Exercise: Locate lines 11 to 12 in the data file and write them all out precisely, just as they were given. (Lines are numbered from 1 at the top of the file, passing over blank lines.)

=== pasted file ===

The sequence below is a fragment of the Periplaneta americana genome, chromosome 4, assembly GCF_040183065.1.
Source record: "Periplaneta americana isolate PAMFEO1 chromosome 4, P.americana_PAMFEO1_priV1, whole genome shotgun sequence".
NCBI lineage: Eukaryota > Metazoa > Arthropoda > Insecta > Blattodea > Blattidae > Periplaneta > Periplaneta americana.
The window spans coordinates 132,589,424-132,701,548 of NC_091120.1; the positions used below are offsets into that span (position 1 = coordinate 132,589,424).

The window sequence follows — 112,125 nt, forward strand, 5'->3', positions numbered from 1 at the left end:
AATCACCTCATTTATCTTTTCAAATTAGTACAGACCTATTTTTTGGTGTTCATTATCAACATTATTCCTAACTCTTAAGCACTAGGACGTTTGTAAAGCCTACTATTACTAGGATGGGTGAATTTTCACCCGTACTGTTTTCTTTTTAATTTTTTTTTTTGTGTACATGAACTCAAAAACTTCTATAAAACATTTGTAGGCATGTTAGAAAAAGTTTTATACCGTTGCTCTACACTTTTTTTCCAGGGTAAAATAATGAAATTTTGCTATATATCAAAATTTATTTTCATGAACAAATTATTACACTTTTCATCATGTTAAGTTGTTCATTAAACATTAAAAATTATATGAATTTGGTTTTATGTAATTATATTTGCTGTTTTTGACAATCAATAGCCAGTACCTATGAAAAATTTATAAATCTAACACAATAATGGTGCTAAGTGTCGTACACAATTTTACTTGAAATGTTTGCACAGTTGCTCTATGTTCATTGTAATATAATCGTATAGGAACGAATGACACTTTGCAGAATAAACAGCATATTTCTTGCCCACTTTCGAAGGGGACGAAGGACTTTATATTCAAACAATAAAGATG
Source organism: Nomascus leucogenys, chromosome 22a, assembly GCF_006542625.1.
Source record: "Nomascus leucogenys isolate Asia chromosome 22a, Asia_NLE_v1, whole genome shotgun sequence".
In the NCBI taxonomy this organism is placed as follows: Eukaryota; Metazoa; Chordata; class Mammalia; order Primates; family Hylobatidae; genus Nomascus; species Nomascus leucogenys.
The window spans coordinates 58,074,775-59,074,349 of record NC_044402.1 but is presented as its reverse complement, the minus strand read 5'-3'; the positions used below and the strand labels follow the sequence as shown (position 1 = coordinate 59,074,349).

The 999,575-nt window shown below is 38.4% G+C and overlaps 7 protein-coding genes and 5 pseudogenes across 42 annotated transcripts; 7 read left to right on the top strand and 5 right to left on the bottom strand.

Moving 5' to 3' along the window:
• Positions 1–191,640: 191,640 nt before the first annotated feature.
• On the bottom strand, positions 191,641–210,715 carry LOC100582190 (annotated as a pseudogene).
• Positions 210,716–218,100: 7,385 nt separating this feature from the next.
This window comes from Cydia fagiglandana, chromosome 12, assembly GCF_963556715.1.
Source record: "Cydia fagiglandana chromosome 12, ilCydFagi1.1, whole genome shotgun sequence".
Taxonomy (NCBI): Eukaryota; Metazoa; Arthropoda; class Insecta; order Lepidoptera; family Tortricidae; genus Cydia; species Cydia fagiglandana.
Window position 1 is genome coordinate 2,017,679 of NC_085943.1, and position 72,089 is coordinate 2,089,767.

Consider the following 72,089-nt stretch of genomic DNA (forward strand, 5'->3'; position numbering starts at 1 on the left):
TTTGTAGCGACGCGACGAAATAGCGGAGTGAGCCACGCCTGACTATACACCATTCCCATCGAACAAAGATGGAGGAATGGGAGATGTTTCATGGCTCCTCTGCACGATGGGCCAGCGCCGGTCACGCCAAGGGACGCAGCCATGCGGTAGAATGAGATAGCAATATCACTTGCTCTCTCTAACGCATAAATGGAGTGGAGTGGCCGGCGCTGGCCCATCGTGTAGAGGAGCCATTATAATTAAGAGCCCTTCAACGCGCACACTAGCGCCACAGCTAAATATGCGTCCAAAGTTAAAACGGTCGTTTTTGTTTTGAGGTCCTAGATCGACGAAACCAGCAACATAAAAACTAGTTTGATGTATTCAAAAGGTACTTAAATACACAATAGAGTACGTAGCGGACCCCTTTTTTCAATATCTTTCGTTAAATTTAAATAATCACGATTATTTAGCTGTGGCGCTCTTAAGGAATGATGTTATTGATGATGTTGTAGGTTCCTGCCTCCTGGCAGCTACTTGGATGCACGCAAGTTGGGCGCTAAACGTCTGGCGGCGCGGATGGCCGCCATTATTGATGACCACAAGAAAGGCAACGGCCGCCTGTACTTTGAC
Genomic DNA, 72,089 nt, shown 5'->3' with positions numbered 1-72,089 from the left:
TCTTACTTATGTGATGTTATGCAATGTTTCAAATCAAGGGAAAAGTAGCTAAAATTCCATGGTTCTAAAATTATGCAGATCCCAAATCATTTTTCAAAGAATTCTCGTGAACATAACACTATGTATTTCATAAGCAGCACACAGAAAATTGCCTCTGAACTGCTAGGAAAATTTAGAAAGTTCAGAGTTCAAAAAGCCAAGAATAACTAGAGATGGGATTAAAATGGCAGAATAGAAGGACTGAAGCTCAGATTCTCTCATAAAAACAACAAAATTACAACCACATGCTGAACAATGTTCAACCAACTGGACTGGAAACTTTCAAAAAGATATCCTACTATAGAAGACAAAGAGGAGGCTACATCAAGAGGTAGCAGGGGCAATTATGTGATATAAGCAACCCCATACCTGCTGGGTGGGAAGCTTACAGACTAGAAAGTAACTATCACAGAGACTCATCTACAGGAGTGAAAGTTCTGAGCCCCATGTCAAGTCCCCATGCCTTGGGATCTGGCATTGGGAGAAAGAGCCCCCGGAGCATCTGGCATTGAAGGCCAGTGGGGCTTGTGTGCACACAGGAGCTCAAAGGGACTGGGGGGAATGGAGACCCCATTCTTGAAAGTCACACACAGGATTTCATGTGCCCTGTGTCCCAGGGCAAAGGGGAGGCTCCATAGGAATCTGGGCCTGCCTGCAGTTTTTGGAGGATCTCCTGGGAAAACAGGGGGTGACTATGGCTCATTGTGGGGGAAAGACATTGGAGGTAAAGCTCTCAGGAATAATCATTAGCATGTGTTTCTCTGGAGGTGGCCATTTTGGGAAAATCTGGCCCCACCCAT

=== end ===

The 999,575-nt window shown below is 38.4% G+C and overlaps 7 protein-coding genes and 5 pseudogenes across 42 annotated transcripts; 7 read left to right on the top strand and 5 right to left on the bottom strand.

Moving 5' to 3' along the window: